For decades, there have been great hopes for advances in artificial intelligence. We have seen occasional waves of euphoria, but as often as not, each new florescence has been followed by another AI winter. The expectations of these new technologies were too high for science to ever have a real chance at meeting them.
A couple of years ago, all that changed. The breakthrough came about with developments in deep neural networks, one of the deep-learning techniques that are standard AI technology today. The rapid growth in processing power also contributed significantly to the AI revolution, making it possible to access enormous datasets that can be used to train these self-learning systems. But it isn’t yet entirely clear why deep learning is so effective. Gitta Kutyniok even goes so far as to call it a mystery—not exactly a common description for a mathematician to use.
Gitta Kutyniok holds the Bavarian AI Chair for Mathematical Foundations of Artificial Intelligence at LMU, one of the AI professorships funded under the State of Bavaria’s High-Tech Agenda. Her research work addresses precisely these types of questions: when systems automatically learn to make decisions based on numerous training examples, when they gain experience, systematize it, and use it to derive rules, we want to know how they arrive at these decisions. Kutyniok wants to find out what the main criteria are in these processes. Conversely, she also aims to identify the most important components that artificial neural networks and the resulting algorithms need in order to reach the “right” decisions, and what these machines need in the way of learning material. She also aims to unravel what guidelines need to be drafted and what the “ideal setup” for neural networks is, as well as how to ultimately maintain a practical understanding of what self-learning machines do—that is, how to maintain “explainable AI.”
This last issue is becoming increasingly important. After all, there are a number of potential applications of AI in highly sensitive areas, such as computer-aided diagnosis and treatment planning. “We don’t yet have a sufficient understanding,” Kutyniok says, “of how well neural networks actually work. For example, we have no error estimate for them.” It often happens in experiments that slight variations in the setup suddenly result in the system making glaring mistakes. That’s why Kutyniok formulates her research aim thus: “I want to make neural networks more secure, more robust.”
Kutyniok is also working on AI applications, primarily in medical imaging, a field in which she gained years of experience before turning to neural-network research. She discovered, for example, that by using conventional model-based techniques, such as compressed sensing, in combination with shearlets, she could develop methodologies that accelerate data acquisition in magnetic resonance tomography (MRT), “so patients don’t have to stay in the tube so long.” Shearlets are special function systems that make it possible to represent images particularly efficiently. Learning methods such as neural networks are good at detecting certain patterns in the original data. “In contrast, the inner workings of humans are almost too complex to permit precise mathematical modeling.” Kutyniok therefore pursues the strategy of combining the two approaches, physical models and AI techniques, thus, in her words, “uniting the best of both worlds.”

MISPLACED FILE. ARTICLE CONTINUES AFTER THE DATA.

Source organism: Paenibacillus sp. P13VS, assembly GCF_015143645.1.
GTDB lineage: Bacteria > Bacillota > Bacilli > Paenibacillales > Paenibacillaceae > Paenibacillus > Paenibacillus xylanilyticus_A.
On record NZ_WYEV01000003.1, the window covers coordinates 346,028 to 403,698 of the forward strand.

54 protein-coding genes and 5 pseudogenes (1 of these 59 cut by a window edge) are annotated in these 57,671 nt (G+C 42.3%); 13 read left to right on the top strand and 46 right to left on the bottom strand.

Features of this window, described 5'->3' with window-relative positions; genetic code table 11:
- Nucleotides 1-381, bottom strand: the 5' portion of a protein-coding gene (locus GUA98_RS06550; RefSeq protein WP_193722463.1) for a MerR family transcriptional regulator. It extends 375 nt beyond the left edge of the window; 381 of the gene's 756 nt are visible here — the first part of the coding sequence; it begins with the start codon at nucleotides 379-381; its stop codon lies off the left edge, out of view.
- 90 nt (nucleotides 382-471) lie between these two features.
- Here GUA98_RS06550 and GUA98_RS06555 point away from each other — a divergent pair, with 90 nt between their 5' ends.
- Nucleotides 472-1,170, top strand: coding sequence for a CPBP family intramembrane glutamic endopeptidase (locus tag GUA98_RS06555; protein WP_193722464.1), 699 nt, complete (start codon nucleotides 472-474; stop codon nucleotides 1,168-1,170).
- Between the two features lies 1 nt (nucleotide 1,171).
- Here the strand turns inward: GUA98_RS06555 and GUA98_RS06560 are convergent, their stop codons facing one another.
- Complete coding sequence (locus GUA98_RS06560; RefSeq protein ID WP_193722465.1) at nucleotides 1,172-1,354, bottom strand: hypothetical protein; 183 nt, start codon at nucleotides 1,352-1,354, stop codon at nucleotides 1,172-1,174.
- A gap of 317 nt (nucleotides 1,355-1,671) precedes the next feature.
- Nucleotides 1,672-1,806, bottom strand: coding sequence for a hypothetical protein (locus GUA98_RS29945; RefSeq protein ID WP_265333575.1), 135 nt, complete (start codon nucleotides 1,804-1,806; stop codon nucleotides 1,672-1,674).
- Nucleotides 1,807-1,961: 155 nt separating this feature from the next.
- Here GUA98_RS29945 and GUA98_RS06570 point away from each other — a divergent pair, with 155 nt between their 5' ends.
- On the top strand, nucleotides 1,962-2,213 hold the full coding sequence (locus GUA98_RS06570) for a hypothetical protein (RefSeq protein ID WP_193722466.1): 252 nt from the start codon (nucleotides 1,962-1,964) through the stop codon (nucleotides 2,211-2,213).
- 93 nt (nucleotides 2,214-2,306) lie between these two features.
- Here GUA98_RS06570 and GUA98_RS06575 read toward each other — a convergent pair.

I have an outstanding research environment here. Many leading scientists are based in Munich, offering many opportunities for cooperation.Prof. Gitta Kutyniok, Bavarian AI Chair for Mathematical Foundations of Artificial Intelligence, LMU
Kutyniok studied mathematics and computer science and obtained a degree in both disciplines. Following her Habilitation, she attended leading US universities Princeton, Stanford, and Yale on a Heisenberg Scholarship from the Deutsche Forschungsgemeinschaft, or DFG (German Research Foundation). Finally, she was awarded an Einstein Professorship for mathematics at Technische Universität Berlin. She has been in Munich since October 2020.
“I have an outstanding research environment here: Many leading scientists are based in Munich, offering many opportunities for cooperation at LMU, and even more if we also count the Technical University,” says Kutyniok. And as for the shape of her own research field, it lines up fairly precisely with the structures she encounters at LMU. “The faculty unites mathematics, computer science, and statistics. At most other universities, these disciplines are more widely scattered.”
Kutyniok recently obtained funding through a DFG-financed Priority Programme on the theoretical foundations of deep learning that is likewise expected to bring mathematicians, computer scientists, and statisticians together. As is common with this funding format, in the second phase, researchers from all over Germany can apply to participate with their project ideas. The selection processes are currently under way. “The aim of this approach is not only to pool research into deep learning, but also to contribute to something like community building in this field.”
Munich is probably the right base for this, too, reasons Kutyniok. After all, the State of Bavaria is boosting its High-Tech Agenda’s AI initiatives, which provided the financial and structural underpinnings for the German research landscape to join the race: “There is a dynamic emerging here that is unrivaled in Germany—or indeed anywhere in the world.”